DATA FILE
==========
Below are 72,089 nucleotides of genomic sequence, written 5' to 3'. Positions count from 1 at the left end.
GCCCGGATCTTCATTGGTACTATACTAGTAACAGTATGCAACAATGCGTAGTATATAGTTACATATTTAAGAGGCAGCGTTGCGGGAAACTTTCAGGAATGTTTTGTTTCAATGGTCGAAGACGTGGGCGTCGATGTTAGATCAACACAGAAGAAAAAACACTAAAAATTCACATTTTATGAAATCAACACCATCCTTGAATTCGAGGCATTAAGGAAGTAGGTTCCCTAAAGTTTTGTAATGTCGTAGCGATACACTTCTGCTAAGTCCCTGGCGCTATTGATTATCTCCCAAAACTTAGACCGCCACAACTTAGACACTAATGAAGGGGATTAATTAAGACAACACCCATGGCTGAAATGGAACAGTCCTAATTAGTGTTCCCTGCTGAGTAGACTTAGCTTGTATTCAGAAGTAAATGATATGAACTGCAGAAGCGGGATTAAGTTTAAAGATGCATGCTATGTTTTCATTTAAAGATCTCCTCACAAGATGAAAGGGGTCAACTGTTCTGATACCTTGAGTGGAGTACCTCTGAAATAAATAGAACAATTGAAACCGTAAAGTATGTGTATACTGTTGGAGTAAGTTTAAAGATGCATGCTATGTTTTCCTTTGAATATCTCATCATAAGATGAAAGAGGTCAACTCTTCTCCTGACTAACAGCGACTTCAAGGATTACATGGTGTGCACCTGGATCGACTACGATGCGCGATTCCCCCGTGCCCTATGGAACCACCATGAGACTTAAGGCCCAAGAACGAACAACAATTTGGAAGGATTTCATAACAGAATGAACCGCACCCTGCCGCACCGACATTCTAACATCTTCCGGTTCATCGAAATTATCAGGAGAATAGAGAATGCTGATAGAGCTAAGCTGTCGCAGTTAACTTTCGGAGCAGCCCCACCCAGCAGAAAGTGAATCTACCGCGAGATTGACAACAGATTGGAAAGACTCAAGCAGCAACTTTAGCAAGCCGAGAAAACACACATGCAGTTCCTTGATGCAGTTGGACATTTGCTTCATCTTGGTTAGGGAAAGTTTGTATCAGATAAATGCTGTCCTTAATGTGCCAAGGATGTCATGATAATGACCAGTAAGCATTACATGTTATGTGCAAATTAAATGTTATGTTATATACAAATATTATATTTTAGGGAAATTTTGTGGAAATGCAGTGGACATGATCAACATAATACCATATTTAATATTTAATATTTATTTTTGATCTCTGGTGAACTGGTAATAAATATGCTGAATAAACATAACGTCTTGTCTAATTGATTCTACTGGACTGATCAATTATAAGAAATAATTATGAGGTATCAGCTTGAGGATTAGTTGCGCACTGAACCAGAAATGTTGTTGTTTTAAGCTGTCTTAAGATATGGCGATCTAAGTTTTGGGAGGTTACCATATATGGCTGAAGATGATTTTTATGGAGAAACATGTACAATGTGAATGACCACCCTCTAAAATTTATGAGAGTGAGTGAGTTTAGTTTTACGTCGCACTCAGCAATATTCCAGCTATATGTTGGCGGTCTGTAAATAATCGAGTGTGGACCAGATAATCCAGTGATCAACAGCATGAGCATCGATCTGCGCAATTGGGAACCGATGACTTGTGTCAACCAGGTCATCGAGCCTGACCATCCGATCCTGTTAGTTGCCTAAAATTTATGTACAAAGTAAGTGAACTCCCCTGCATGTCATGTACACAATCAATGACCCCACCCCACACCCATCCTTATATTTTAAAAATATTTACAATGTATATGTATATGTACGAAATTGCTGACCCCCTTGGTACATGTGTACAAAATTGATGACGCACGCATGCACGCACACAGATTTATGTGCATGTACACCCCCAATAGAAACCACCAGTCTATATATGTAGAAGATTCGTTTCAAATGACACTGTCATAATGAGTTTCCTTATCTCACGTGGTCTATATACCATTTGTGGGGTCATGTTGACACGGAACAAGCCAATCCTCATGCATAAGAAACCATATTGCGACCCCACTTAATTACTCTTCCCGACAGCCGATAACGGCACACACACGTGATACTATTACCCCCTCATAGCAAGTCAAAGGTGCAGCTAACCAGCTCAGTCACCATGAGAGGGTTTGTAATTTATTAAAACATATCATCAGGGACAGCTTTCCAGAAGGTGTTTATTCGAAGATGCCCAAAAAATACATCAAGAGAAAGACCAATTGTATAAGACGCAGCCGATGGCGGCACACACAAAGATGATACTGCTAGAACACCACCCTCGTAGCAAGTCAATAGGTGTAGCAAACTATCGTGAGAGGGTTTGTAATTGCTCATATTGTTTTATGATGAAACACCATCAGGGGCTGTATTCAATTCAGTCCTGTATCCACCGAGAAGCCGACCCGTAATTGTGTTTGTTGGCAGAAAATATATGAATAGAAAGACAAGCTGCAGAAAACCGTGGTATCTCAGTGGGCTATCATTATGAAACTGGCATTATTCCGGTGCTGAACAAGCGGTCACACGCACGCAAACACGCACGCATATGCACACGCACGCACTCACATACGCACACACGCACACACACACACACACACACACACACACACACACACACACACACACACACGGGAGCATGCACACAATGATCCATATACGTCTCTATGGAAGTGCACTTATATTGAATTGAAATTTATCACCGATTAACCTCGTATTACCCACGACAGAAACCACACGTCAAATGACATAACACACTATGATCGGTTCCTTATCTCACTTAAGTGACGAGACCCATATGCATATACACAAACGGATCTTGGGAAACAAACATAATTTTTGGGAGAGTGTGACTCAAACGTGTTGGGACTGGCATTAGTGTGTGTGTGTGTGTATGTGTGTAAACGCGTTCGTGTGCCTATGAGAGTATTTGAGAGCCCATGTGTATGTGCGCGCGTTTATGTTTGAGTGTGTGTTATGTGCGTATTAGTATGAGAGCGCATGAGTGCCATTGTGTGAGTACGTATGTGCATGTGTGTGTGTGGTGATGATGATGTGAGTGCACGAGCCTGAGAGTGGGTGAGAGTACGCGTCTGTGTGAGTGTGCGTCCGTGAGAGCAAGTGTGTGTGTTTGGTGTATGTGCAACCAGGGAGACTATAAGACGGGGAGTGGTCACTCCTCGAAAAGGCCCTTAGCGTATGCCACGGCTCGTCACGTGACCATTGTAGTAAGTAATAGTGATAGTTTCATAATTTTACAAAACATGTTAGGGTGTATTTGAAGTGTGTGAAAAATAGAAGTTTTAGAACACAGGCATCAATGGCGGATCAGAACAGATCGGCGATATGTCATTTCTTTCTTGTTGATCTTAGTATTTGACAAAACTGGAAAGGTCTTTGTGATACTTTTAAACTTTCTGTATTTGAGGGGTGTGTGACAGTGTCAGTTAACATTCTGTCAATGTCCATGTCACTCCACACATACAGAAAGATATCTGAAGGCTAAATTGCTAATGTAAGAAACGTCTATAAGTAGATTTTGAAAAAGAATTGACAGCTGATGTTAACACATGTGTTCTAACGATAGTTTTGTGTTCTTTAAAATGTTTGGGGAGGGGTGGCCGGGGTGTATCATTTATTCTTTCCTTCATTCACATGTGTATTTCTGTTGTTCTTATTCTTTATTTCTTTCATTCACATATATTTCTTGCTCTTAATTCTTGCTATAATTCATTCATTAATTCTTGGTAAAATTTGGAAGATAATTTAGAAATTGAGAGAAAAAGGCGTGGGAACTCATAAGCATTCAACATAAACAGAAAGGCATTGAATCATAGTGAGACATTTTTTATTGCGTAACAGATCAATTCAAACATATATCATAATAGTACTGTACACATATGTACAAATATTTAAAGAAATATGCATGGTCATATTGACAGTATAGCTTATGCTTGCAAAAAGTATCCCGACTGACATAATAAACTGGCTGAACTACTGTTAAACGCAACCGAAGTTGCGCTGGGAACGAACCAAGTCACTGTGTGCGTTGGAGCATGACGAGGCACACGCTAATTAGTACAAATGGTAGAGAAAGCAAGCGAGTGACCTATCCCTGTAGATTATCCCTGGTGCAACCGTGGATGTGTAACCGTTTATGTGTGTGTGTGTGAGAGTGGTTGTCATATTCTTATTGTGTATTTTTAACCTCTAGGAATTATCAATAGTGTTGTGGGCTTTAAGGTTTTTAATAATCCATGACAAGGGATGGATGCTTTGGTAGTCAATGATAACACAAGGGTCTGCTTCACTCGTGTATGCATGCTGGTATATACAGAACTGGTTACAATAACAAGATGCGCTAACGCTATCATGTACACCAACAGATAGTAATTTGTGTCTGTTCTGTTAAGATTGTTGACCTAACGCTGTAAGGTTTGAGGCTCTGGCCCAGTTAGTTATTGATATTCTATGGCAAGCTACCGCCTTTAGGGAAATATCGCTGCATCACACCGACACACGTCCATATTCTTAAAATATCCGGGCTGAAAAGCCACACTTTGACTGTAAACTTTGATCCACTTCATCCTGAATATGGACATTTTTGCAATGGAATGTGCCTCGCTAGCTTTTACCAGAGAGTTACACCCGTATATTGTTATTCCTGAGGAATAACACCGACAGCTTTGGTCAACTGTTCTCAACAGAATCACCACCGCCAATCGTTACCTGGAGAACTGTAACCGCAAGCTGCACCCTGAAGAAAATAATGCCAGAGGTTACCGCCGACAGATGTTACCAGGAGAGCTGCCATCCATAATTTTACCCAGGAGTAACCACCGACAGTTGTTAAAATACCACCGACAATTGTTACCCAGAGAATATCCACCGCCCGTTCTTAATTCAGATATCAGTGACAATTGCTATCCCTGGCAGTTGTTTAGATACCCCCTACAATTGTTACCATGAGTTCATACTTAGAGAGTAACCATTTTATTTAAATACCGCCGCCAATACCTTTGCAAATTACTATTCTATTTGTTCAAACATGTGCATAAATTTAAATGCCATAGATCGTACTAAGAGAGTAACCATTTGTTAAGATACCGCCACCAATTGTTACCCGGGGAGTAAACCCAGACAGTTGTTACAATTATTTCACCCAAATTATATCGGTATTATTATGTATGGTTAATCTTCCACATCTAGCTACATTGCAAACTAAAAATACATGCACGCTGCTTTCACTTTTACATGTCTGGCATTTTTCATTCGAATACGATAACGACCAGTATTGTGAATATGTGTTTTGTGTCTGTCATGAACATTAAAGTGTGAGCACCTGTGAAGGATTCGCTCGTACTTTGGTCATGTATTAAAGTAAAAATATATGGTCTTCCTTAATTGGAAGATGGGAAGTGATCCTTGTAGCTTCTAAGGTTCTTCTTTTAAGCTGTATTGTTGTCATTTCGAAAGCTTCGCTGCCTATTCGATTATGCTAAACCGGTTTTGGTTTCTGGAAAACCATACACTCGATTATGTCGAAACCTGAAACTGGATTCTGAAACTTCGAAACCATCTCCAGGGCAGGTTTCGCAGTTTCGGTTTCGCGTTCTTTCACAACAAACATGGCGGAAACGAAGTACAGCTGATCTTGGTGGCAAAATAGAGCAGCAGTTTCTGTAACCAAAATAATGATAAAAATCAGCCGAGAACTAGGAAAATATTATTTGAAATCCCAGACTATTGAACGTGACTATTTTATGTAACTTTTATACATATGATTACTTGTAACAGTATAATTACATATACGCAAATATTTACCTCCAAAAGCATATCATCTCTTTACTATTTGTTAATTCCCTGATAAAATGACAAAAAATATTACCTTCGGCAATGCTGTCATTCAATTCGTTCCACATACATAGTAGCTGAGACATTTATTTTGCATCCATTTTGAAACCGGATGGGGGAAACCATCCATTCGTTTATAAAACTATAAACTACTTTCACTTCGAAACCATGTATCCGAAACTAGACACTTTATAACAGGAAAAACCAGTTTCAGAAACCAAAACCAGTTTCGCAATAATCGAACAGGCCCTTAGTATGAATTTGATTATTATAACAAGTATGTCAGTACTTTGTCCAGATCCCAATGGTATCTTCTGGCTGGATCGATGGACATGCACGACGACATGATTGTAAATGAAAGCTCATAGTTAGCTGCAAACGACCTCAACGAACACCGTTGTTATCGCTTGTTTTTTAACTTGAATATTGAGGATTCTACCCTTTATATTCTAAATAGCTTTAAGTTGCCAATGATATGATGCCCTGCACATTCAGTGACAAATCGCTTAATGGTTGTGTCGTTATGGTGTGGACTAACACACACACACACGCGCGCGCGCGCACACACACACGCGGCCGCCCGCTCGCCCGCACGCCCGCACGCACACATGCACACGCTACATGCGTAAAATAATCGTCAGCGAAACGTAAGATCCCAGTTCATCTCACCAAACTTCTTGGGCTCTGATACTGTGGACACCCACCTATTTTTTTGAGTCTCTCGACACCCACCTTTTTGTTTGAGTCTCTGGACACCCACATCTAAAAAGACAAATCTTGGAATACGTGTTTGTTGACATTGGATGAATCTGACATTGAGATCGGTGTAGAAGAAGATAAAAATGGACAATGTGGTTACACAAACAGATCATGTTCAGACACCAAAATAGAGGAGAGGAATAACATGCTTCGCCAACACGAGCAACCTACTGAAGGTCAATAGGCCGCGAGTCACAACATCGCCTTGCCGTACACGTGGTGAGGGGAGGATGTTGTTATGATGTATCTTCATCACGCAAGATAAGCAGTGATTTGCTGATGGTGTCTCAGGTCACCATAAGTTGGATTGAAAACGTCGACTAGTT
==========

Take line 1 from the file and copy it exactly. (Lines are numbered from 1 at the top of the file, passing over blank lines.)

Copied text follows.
Below are 72,089 nucleotides of genomic sequence, written 5' to 3'. Positions count from 1 at the left end.